She was not much impressed with the justice of the peace who married them, remarking:

He looked to me like a man who would snort around the cemetery and tear up the greensward when his wife died in the early spring, and friends would have to chain him to a tree somewhere till his grief had spent itself, and then in the early fall he would lower the top of his old concertina plug hat, and marry a red-eyed widow with a baritone voice and two sons in the penitentiary.

The young bride resolved to make the best of things:

To-day I am a wife with my joyous girlhood, my happy home and the justice of the peace behind me. Life is now real, life is earnest, for we have no girl [servant]. We will not keep a girl at first, George says, for if we did she would have to board at home, as we have only one room, and it is not a very good room either. We take our meals at a restaurant, and the bill of fare is very good.

Her first attempt at baking a pie ended in disaster. She “put in quite a lot of soda or baking powder,” put the pie in the oven, and started sewing while she waited for it to bake. Suddenly:

While thus engaged the oven door was blown off the hinges and the air was filled with subtle odor of some kind which I could not describe. We pulled the pie off the ceiling.

cartoon showing a young bride's failed attempt at baking her first pie, Hyde Park Herald newspaper article 5 June 1886

Hyde Park Herald (Chicago, Illinois), 5 June 1886, page 2

While perusing this next perfunctory diary, take note that some brides are more interested in the “haul” of their shower and wedding gifts than the feelings of friends and family, and that wedding planning has always had its challenges!

extracts from a young bride's diary, Montgomery Advertiser newspaper article 13 November 1921

Montgomery Advertiser (Montgomery, Alabama), 13 November 1921, page 4

A Tale of a Shipwreck and Imprisonment (1795)

The Diary of Donald Campbell (1751-1804) was first published in 1795 and, due to its popularity, republished several times. Follow Campbell’s fascinating story of a journey to India, where he was shipwrecked and imprisoned. Luckily, Campbell was released and wrote his story for us to enjoy centuries later.

extract from a historical book: “A Narrative of the Extraordinary Adventures, and Sufferings by Shipwreck & Imprisonment, of Donald Campbell, Esq. of Barbreck. With the Singular Humors of His Tartar Guide, Hassan Artaz.” 1801 edition, page 260.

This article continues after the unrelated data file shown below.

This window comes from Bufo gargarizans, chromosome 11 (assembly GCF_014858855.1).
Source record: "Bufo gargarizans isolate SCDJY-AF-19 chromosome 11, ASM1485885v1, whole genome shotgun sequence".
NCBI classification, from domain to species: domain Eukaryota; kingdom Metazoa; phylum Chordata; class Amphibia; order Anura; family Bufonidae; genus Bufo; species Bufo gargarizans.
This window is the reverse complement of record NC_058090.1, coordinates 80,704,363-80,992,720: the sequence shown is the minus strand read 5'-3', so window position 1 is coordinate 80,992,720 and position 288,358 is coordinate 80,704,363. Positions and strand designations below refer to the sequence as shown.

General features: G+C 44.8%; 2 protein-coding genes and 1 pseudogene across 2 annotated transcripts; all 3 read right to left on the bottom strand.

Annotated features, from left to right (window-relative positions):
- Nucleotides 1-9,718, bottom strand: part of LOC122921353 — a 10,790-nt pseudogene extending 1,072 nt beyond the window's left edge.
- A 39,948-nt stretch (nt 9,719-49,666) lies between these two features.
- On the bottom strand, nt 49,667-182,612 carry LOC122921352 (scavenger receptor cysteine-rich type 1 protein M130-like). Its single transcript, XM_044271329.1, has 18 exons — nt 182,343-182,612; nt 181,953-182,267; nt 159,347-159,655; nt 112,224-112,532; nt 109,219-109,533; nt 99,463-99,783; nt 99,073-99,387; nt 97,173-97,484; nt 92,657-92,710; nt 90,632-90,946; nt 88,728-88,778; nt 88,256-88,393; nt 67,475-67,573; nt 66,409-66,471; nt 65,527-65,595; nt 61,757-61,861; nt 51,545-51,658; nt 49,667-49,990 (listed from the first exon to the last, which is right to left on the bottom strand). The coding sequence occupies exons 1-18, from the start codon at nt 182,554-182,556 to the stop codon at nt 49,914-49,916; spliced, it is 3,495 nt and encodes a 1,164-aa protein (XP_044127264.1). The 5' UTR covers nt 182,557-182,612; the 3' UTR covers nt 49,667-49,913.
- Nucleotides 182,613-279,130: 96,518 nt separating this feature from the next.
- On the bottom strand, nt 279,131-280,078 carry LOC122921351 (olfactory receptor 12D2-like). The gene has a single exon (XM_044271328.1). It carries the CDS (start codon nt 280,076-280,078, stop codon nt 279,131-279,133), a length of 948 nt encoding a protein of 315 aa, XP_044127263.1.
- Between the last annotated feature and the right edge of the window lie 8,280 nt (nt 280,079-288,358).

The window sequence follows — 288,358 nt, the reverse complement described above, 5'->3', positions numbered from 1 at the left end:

Historical book: “A Narrative of the Extraordinary Adventures, and Sufferings by Shipwreck & Imprisonment, of Donald Campbell, Esq. of Barbreck. With the Singular Humors of His Tartar Guide, Hassan Artaz.” 1801 edition, page 260.

For more information on Campbell, see: http://en.wikipedia.org/wiki/Donald_Campbell_(traveller).

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School Boys Get in Trouble at School over Diaries (1880)

After receiving a diary from his Uncle Joe, Robert Cummings documented how his days passed. After a friend was caught writing in his diary at school, the frustrated teacher threw it into the fire—making this activity all the more desirous to these young diarists.

In his first entry, Robert certainly sounds committed to keeping a diary:

January 1. This is New Year’s Day. Uncle Joe gave me this diary to-day. I am going to write in it every night just before going to bed. Every boy and girl ought to keep a diary so when he gets a man he can see what he did so when he was a boy. This is New Year’s Day, and there ain’t no school to-day, and I have played with Billy all day. Billy is my goat. I got up and ate breakfast, then I harnessed Billy and saw Uncle Joe and he gave me this diary. He says it is the best thing a boy can do to keep a diary, but he says it is the hardest thing a boy can do. I don’t see where the hard comes in.

extract from Robert Cummings's diary, Portland Daily Press newspaper article 20 March 1880

Portland Daily Press (Portland, Maine), 20 March 1880, page 1

An Account of WWI’s First Battle of the Marne (5-12 September 1914)

Although the author of this diary was only described as an unnamed “citizen of Crepy-en-Valois,” this gripping account from the French newspaper Petit Parisien was reprinted in papers across the world.

Diary of Battle of Marne, Idaho Statesman newspaper article 18 September 1914

Idaho Statesman (Boise, Idaho), 18 September 1914, page 2

For more information on the First Battle of the Marne, see: http://en.wikipedia.org/wiki/First_Battle_of_the_Marne.

As you can see from these examples, diaries and journals provide an extraordinary glimpse into our ancestors’ lives, giving us details of their everyday experiences and, occasionally, insight into important events they participated in or witnessed firsthand. Dig in and find everything from great-great grandma’s first pie to war stories from the battlefield and beyond.  Be sure to include these genealogical treasures in your family history research. True personal stories direct from your ancestors add more interest and meaning to your family tree.

Here are some online sources to locate diaries for genealogy research:

Please share reports of exciting diaries or journals you have located in your genealogy work—either within a personal family collection or online—in the comments section below.

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Tips to Get the Most Out of Your GenealogyBank Subscription

Introduction: Gena Philibert-Ortega is a genealogist and author of the book “From the Family Kitchen.” In this guest blog post Gena provides some search tips, and shows some resources available on the GenealogyBank website, to help her readers better understand how to use GenealogyBank with their family history research.